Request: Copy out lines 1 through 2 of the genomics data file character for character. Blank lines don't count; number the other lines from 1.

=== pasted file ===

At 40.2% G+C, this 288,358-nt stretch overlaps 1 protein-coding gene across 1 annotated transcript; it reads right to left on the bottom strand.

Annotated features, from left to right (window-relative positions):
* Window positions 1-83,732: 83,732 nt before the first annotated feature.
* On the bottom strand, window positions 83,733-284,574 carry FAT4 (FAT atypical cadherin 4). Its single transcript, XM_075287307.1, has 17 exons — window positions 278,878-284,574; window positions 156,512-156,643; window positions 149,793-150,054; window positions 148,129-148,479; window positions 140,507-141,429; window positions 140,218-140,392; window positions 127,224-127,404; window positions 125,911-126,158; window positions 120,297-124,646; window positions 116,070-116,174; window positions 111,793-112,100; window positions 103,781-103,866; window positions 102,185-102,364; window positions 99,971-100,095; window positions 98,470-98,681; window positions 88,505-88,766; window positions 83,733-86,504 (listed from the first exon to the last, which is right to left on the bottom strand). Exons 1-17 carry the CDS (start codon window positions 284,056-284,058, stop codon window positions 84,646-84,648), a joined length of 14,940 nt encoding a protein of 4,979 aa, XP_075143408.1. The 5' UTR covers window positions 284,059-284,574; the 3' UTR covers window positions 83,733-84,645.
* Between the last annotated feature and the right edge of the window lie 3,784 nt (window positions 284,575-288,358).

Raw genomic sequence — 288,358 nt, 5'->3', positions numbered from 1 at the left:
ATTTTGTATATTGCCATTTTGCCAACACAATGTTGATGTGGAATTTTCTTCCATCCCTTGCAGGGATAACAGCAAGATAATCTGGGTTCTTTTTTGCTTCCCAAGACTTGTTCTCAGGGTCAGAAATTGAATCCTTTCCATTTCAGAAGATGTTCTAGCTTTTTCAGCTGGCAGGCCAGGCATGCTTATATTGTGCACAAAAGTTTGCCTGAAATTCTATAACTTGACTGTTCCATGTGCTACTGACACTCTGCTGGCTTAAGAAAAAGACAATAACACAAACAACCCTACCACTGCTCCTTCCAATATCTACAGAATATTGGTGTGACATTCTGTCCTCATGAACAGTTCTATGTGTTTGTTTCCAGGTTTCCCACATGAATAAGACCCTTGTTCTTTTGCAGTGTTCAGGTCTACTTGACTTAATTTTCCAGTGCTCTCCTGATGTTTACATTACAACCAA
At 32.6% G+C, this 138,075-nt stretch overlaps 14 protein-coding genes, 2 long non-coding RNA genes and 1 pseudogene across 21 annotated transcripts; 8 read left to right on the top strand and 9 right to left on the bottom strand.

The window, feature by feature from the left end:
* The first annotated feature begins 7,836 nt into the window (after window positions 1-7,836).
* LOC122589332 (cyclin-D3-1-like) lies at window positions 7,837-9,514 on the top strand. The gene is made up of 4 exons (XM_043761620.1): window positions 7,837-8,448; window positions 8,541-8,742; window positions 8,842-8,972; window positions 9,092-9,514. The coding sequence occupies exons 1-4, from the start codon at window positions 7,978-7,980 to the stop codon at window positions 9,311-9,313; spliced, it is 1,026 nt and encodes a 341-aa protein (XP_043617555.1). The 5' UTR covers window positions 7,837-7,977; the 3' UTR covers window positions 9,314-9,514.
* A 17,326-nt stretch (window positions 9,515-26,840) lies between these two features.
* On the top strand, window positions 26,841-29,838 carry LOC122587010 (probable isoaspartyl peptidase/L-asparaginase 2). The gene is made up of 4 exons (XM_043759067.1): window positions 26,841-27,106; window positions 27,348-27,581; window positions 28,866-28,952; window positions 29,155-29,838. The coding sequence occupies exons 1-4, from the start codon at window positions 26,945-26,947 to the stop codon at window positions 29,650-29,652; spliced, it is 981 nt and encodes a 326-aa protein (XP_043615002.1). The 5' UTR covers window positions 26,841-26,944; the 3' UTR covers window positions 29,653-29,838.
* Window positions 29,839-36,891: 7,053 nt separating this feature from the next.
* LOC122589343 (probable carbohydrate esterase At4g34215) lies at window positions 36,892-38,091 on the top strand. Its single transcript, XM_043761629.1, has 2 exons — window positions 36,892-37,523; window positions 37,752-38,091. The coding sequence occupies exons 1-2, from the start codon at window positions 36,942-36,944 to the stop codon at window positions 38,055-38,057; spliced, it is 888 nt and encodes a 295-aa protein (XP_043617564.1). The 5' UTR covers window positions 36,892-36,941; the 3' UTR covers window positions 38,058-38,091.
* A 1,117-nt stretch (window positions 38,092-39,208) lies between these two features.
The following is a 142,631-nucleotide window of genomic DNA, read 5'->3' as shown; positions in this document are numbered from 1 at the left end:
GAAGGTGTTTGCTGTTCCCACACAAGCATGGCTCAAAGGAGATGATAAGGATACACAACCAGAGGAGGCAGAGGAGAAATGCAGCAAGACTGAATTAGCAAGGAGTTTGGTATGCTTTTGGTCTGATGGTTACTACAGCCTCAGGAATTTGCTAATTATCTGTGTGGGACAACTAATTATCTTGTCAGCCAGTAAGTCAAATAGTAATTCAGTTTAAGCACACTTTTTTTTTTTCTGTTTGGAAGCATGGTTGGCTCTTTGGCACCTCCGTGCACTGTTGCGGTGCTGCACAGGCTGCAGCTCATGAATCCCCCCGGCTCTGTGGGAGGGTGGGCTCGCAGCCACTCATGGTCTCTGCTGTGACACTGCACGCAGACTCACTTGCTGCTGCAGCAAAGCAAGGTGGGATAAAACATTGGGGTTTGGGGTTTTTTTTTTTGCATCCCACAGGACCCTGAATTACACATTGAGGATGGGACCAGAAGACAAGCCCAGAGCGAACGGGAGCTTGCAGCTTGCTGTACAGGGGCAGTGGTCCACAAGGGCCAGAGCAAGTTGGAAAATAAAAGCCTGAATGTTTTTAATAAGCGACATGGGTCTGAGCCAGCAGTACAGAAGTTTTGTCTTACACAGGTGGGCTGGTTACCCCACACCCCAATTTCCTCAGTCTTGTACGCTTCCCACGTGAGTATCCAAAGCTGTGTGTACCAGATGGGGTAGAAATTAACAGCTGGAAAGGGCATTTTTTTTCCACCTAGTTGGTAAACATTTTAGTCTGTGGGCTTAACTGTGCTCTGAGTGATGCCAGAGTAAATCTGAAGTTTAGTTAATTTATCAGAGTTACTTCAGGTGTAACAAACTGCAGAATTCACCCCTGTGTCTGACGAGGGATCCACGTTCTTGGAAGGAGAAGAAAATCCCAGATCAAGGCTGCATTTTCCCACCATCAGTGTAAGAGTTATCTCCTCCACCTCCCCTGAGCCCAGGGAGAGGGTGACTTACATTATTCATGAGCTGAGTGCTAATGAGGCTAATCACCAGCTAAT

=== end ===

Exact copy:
At 40.2% G+C, this 288,358-nt stretch overlaps 1 protein-coding gene across 1 annotated transcript; it reads right to left on the bottom strand.

Annotated features, from left to right (window-relative positions):